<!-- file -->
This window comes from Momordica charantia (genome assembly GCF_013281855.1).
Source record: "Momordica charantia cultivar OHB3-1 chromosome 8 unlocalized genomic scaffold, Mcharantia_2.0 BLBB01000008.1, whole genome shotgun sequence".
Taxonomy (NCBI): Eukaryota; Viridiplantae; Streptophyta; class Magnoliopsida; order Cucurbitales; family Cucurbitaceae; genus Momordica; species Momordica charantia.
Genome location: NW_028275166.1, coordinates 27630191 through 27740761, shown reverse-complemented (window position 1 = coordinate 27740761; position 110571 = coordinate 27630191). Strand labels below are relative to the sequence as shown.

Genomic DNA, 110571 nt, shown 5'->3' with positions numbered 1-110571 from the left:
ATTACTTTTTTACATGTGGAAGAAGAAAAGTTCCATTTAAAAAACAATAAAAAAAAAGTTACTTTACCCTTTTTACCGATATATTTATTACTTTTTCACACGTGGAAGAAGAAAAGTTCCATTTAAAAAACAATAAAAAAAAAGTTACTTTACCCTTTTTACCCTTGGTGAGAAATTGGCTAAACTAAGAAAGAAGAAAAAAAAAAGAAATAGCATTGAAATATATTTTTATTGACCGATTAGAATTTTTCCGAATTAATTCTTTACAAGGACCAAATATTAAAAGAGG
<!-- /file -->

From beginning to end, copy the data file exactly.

This window comes from Momordica charantia (genome assembly GCF_013281855.1).
Source record: "Momordica charantia cultivar OHB3-1 chromosome 8 unlocalized genomic scaffold, Mcharantia_2.0 BLBB01000008.1, whole genome shotgun sequence".
Taxonomy (NCBI): Eukaryota; Viridiplantae; Streptophyta; class Magnoliopsida; order Cucurbitales; family Cucurbitaceae; genus Momordica; species Momordica charantia.
Genome location: NW_028275166.1, coordinates 27630191 through 27740761, shown reverse-complemented (window position 1 = coordinate 27740761; position 110571 = coordinate 27630191). Strand labels below are relative to the sequence as shown.

Genomic DNA, 110571 nt, shown 5'->3' with positions numbered 1-110571 from the left:
ATTACTTTTTTACATGTGGAAGAAGAAAAGTTCCATTTAAAAAACAATAAAAAAAAAGTTACTTTACCCTTTTTACCGATATATTTATTACTTTTTCACACGTGGAAGAAGAAAAGTTCCATTTAAAAAACAATAAAAAAAAAGTTACTTTACCCTTTTTACCCTTGGTGAGAAATTGGCTAAACTAAGAAAGAAGAAAAAAAAAAGAAATAGCATTGAAATATATTTTTATTGACCGATTAGAATTTTTCCGAATTAATTCTTTACAAGGACCAAATATTAAAAGAGG